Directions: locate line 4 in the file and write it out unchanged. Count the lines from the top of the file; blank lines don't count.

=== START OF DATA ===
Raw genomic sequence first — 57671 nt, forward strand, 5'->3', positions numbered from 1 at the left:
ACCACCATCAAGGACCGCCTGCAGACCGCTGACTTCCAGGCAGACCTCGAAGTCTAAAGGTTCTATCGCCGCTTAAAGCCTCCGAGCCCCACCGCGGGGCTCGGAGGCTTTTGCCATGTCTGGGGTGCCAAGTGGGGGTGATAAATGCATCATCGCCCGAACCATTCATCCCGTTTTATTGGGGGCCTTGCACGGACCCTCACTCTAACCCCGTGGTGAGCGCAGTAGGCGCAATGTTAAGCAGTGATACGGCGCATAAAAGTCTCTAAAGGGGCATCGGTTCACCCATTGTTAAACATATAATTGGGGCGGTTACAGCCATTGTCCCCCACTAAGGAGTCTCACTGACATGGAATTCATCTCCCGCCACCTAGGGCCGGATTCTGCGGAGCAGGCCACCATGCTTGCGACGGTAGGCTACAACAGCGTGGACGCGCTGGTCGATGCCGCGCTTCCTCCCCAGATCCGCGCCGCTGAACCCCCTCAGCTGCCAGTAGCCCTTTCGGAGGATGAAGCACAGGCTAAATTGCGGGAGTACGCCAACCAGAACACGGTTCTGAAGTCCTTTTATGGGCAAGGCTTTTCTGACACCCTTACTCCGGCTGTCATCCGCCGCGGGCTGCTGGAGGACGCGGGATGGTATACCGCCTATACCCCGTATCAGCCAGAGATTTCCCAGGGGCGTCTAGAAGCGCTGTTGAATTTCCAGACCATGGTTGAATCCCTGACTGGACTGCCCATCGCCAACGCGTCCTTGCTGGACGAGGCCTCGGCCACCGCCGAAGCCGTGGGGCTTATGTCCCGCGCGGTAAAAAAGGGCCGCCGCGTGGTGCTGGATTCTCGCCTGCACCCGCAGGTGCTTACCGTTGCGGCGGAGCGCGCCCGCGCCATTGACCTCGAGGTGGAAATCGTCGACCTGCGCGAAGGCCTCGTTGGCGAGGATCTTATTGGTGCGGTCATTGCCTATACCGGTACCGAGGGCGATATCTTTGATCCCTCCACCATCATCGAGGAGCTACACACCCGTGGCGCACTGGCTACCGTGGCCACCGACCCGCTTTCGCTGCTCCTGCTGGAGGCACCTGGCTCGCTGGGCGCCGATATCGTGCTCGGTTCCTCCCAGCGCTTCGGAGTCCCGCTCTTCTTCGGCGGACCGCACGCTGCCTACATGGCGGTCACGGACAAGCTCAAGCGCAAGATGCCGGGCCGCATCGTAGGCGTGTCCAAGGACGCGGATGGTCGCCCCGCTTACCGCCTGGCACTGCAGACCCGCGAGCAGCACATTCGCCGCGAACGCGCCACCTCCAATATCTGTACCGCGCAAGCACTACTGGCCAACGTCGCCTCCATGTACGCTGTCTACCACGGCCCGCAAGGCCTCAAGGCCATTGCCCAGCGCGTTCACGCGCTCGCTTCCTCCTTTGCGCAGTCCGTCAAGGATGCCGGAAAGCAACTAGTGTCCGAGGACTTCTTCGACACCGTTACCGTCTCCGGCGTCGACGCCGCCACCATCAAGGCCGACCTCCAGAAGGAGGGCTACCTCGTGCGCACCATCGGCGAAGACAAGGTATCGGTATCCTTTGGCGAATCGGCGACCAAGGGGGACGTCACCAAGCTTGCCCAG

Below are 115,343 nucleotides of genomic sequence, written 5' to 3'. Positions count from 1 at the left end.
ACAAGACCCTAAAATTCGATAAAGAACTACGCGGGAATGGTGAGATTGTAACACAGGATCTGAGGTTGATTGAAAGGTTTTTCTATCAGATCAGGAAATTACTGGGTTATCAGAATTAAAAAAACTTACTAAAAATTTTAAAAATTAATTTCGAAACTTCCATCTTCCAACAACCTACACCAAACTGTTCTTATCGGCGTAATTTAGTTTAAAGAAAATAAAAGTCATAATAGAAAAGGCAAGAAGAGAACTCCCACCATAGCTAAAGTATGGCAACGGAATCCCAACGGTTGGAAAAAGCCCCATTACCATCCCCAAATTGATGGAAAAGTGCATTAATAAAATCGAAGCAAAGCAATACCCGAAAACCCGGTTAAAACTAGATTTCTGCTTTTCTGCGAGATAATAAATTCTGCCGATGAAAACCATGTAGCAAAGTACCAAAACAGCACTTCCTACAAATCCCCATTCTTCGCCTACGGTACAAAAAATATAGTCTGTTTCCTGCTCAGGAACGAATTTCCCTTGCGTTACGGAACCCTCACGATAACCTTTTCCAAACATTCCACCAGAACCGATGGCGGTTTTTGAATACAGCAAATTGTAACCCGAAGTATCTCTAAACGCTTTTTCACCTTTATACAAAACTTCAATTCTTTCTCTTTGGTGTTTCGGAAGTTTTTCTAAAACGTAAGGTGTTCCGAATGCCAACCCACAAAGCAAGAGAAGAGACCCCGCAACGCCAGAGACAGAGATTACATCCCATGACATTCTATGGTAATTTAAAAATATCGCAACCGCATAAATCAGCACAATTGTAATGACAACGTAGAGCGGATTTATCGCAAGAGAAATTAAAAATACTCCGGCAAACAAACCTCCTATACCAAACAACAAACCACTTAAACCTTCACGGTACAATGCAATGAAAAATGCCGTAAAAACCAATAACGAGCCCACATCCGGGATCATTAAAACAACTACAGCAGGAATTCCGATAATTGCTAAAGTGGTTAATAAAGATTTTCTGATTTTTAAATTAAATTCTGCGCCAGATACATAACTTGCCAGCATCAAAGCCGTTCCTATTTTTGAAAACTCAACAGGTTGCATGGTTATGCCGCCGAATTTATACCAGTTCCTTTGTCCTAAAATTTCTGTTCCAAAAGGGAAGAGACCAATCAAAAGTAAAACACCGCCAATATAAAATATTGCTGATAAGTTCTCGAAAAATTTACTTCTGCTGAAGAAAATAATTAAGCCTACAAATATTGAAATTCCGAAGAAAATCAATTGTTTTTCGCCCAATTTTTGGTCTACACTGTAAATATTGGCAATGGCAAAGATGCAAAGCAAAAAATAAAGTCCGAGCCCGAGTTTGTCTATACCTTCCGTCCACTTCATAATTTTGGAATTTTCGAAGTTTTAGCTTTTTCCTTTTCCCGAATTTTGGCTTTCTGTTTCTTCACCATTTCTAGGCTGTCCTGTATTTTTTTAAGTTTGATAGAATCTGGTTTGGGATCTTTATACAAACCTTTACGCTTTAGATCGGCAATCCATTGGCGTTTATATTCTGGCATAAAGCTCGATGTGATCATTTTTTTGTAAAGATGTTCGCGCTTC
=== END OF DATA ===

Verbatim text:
ACAAGACCCTAAAATTCGATAAAGAACTACGCGGGAATGGTGAGATTGTAACACAGGATCTGAGGTTGATTGAAAGGTTTTTCTATCAGATCAGGAAATTACTGGGTTATCAGAATTAAAAAAACTTACTAAAAATTTTAAAAATTAATTTCGAAACTTCCATCTTCCAACAACCTACACCAAACTGTTCTTATCGGCGTAATTTAGTTTAAAGAAAATAAAAGTCATAATAGAAAAGGCAAGAAGAGAACTCCCACCATAGCTAAAGTATGGCAACGGAATCCCAACGGTTGGAAAAAGCCCCATTACCATCCCCAAATTGATGGAAAAGTGCATTAATAAAATCGAAGCAAAGCAATACCCGAAAACCCGGTTAAAACTAGATTTCTGCTTTTCTGCGAGATAATAAATTCTGCCGATGAAAACCATGTAGCAAAGTACCAAAACAGCACTTCCTACAAATCCCCATTCTTCGCCTACGGTACAAAAAATATAGTCTGTTTCCTGCTCAGGAACGAATTTCCCTTGCGTTACGGAACCCTCACGATAACCTTTTCCAAACATTCCACCAGAACCGATGGCGGTTTTTGAATACAGCAAATTGTAACCCGAAGTATCTCTAAACGCTTTTTCACCTTTATACAAAACTTCAATTCTTTCTCTTTGGTGTTTCGGAAGTTTTTCTAAAACGTAAGGTGTTCCGAATGCCAACCCACAAAGCAAGAGAAGAGACCCCGCAACGCCAGAGACAGAGATTACATCCCATGACATTCTATGGTAATTTAAAAATATCGCAACCGCATAAATCAGCACAATTGTAATGACAACGTAGAGCGGATTTATCGCAAGAGAAATTAAAAATACTCCGGCAAACAAACCTCCTATACCAAACAACAAACCACTTAAACCTTCACGGTACAATGCAATGAAAAATGCCGTAAAAACCAATAACGAGCCCACATCCGGGATCATTAAAACAACTACAGCAGGAATTCCGATAATTGCTAAAGTGGTTAATAAAGATTTTCTGATTTTTAAATTAAATTCTGCGCCAGATACATAACTTGCCAGCATCAAAGCCGTTCCTATTTTTGAAAACTCAACAGGTTGCATGGTTATGCCGCCGAATTTATACCAGTTCCTTTGTCCTAAAATTTCTGTTCCAAAAGGGAAGAGACCAATCAAAAGTAAAACACCGCCAATATAAAATATTGCTGATAAGTTCTCGAAAAATTTACTTCTGCTGAAGAAAATAATTAAGCCTACAAATATTGAAATTCCGAAGAAAATCAATTGTTTTTCGCCCAATTTTTGGTCTACACTGTAAATATTGGCAATGGCAAAGATGCAAAGCAAAAAATAAAGTCCGAGCCCGAGTTTGTCTATACCTTCCGTCCACTTCATAATTTTGGAATTTTCGAAGTTTTAGCTTTTTCCTTTTCCCGAATTTTGGCTTTCTGTTTCTTCACCATTTCTAGGCTGTCCTGTATTTTTTTAAGTTTGATAGAATCTGGTTTGGGATCTTTATACAAACCTTTACGCTTTAGATCGGCAATCCATTGGCGTTTATATTCTGGCATAAAGCTCGATGTGATCATTTTTTTGTAAAGATGTTCGCGCTTC